Crystal Palace may not have made as many new signings as their fans were demanding in recent transfer windows, but when it comes to re-signings, nobody has any complaints.
The news Eberechi Eze has agreed a new contract – confirmed earlier today – follows on from Michael Olise committing his future to the club with a new four-year deal in the summer, and the recent extensions signed by Sam Johnstone and Jordan Ayew. All four are key members of the Palace team, and Eze and Olise are among the most highly-rated players in the Premier League.
Getting a deal done with Eze is a major coup for the club.
One benefit, more indirectly, is that the 25-year-old staying at Selhurst Park could help persuade a) others to do the same, and b) potential new signings to join Palace. But most importantly, it banishes any lingering doubt over his immediate future, which had been in doubt given he had only 20 months remaining on his previous contract.
Having Eze committed long-term hands back a measure of control to Palace when it comes to dealing with his suitors. Manchester City were among those interested in the England international last summer but Palace successfully fought off any advances, with the treble winners preferring Matheus Nunes from Wolves in any case — and eventually signing him.
But with every month that passed, with that new contract remaining unsigned, Eze’s value dropped slightly.
Had he entered the final year of his previous deal next summer, Palace would have been left exposed and facing an awkward conundrum: sell him, with clubs knowing that if he didn’t leave in that transfer window, he would be available for nothing at the end of the 2024-25 season, or keep hold of him to get the most out of him on the pitch and maintain some hope that he will decide to re-sign. That would have come down to their appetite for risk.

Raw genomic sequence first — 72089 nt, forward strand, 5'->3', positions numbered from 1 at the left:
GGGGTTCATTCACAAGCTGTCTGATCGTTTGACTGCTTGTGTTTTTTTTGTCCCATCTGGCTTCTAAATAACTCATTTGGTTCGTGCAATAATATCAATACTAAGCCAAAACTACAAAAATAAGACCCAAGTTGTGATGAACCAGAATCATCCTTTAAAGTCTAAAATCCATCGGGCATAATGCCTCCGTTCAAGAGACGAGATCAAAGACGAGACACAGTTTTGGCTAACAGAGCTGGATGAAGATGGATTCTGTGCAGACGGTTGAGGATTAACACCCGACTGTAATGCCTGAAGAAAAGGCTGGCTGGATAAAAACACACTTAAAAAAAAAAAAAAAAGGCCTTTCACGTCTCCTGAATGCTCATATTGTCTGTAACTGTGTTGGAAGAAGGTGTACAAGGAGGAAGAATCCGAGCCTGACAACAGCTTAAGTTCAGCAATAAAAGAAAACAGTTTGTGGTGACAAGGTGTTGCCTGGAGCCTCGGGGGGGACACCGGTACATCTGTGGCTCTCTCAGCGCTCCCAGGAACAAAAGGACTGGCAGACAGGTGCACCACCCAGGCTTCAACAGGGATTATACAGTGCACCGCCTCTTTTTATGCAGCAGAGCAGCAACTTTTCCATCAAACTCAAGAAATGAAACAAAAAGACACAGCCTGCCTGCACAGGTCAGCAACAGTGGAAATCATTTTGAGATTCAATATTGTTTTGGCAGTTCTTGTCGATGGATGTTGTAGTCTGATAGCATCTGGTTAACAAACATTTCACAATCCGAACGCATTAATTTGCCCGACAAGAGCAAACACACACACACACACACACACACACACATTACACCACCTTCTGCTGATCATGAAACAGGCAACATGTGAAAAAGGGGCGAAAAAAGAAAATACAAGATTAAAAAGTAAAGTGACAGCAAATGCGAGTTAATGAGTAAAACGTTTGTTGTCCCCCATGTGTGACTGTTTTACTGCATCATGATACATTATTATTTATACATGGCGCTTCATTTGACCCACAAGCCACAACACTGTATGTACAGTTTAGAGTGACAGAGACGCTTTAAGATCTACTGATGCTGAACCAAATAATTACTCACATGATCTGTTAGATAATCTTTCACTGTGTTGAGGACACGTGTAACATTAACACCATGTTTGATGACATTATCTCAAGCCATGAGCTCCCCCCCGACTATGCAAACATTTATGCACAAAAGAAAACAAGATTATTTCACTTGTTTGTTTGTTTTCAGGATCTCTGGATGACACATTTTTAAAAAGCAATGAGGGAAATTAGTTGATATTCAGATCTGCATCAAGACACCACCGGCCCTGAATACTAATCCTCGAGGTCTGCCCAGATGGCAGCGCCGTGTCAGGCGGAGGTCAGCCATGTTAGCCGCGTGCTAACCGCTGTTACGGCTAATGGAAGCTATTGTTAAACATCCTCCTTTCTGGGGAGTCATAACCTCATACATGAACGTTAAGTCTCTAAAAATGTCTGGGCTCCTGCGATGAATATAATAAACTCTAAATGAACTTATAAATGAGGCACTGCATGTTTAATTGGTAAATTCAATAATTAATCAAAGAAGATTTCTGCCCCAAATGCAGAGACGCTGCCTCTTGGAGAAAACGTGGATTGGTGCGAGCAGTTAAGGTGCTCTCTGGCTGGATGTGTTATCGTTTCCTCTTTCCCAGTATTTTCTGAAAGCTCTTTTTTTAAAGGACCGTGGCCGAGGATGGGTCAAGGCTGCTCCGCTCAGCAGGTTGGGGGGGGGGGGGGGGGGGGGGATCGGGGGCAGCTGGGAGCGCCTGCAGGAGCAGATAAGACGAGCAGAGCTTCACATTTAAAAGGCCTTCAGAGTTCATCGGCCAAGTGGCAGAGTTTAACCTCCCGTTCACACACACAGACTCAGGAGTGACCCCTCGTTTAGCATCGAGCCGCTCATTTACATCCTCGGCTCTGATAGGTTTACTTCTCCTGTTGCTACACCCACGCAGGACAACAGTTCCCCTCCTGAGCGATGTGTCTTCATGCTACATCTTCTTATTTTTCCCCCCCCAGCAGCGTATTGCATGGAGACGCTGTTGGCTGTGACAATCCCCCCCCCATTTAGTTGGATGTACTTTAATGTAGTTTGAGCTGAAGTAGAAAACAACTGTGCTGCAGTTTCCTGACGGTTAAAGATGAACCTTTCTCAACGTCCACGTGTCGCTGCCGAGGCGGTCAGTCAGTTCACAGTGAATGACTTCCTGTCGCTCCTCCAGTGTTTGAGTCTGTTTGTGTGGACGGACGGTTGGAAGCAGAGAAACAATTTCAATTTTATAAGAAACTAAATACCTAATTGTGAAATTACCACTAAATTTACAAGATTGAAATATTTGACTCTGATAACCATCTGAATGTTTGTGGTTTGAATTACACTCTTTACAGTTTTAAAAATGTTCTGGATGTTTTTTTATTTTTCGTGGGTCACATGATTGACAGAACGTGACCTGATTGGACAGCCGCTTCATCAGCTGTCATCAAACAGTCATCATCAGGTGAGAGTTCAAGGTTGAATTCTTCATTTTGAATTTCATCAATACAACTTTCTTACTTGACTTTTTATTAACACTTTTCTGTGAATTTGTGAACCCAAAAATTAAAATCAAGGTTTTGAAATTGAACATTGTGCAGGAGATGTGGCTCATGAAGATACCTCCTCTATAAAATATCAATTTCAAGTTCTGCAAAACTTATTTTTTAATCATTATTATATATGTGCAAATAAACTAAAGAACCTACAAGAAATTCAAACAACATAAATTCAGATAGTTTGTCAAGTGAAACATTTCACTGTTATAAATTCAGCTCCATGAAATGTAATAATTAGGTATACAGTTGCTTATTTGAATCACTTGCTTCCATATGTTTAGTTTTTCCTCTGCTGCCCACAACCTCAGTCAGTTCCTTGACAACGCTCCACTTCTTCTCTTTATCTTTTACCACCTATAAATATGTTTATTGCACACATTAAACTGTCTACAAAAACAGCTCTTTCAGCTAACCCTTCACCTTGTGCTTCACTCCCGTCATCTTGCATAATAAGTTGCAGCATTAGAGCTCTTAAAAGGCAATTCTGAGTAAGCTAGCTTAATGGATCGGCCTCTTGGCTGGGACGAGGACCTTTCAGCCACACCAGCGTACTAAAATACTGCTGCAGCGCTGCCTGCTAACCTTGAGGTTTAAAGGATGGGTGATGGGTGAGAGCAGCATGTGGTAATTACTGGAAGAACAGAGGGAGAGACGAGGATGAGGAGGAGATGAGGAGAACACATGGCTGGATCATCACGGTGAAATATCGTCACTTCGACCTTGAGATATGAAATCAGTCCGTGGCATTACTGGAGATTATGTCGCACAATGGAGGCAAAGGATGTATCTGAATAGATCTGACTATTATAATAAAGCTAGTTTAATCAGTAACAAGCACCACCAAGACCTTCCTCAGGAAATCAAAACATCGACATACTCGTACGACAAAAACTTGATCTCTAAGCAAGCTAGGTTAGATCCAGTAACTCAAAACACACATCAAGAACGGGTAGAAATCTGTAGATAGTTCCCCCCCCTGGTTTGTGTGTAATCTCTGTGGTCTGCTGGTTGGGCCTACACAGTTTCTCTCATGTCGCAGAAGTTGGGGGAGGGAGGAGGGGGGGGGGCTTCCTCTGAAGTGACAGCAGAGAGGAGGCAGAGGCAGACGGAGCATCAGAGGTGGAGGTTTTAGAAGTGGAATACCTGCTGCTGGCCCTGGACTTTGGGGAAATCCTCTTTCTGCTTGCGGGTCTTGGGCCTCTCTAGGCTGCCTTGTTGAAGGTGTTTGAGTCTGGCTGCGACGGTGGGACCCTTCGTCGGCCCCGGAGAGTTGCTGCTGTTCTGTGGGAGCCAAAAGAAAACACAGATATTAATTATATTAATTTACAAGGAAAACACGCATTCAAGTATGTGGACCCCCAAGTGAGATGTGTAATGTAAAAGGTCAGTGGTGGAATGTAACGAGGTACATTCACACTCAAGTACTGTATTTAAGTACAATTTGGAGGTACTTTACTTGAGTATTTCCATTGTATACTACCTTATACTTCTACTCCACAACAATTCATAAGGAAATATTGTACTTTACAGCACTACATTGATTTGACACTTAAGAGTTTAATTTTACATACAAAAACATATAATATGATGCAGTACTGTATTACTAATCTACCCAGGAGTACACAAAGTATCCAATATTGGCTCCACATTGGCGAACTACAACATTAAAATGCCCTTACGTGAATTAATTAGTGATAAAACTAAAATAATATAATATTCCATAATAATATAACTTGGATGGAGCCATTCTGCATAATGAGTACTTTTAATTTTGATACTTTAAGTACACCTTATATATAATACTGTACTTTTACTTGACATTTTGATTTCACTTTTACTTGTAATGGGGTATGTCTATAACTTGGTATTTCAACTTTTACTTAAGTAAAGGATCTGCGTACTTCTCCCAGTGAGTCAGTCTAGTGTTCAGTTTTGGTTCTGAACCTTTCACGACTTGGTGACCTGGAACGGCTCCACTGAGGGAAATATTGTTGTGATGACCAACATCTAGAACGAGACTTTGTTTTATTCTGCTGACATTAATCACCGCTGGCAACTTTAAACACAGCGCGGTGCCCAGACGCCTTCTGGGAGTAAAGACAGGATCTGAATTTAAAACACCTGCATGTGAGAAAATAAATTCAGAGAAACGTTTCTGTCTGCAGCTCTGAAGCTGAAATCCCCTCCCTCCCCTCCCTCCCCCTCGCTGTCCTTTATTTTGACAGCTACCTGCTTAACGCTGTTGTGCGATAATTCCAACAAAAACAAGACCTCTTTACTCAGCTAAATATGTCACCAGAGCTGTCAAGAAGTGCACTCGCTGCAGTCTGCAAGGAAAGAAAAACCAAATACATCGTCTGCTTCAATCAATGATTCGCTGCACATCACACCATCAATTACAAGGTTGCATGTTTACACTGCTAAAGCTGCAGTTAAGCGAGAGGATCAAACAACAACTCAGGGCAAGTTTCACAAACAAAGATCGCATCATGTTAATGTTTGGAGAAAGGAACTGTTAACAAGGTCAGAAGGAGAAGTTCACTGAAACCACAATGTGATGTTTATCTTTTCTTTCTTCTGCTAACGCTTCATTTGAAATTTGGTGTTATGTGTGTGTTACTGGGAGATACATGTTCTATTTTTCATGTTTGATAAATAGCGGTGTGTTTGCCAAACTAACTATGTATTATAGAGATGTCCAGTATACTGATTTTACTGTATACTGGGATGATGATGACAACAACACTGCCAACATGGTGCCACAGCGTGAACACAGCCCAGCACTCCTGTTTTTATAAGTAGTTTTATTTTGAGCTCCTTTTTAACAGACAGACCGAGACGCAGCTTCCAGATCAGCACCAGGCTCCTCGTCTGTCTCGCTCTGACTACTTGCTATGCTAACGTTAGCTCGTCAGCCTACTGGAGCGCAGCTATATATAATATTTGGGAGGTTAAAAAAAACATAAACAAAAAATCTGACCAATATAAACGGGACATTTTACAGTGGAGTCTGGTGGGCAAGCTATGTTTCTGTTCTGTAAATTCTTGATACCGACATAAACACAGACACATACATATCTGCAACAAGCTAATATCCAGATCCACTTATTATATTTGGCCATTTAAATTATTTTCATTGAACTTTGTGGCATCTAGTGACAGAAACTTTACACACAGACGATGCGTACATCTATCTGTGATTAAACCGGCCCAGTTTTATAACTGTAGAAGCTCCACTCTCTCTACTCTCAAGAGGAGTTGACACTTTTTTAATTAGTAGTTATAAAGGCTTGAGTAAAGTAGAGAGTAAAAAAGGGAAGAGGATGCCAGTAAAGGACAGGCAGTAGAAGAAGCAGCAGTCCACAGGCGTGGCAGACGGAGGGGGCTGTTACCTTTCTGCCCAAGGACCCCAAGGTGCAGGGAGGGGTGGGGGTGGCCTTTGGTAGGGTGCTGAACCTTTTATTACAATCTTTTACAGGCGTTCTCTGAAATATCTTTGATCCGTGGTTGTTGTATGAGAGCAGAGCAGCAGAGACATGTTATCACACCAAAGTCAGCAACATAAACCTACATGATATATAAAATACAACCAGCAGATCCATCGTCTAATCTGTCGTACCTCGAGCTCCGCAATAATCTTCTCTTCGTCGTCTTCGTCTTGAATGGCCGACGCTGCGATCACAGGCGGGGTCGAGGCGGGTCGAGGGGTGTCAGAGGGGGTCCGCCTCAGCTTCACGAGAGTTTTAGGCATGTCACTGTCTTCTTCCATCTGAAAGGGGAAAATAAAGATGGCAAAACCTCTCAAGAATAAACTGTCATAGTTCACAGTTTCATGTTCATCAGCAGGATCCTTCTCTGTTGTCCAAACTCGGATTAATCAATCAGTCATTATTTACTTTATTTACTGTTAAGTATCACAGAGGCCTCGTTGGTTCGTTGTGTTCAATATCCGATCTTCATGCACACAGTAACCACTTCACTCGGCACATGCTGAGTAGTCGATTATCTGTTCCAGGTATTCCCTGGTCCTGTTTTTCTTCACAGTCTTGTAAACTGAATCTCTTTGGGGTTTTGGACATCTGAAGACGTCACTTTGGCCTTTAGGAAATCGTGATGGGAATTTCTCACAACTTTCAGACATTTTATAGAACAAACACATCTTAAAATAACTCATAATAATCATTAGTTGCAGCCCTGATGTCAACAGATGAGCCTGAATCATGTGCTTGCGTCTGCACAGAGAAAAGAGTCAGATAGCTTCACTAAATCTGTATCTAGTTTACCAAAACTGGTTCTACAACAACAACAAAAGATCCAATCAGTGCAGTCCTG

Wilfried Zaha’s departure on a free for Galatasaray of Turkey in the summer after his deal expired will have been a consideration. Palace would have been keen to avoid a repeat of that situation, where selling long-time talisman Zaha amid interest from big clubs, particularly from Arsenal, might have been the better decision financially.
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But that is also a crucial point to consider about Eze’s new deal — which runs for three and a half years but does not necessarily guarantee he will be at Palace beyond summer 2024 or the following one. The club will still have to make difficult decisions about when to sell their best players, in order to reinvest the money and to turn a profit. The key to that will be to ensure the team is not significantly weakened as a result of the departures.
This season has demonstrated the importance of Eze, and Olise, to Palace’s attacking threat.
Although they are 11th with 15 points from 11 games, these early months have not been without their challenges. Only four of the division’s other 19 sides have scored fewer than their 10 goals, and three of those are in the relegation places. Palace also only scored once in the three games they played last month while Eze was out with a hamstring injury.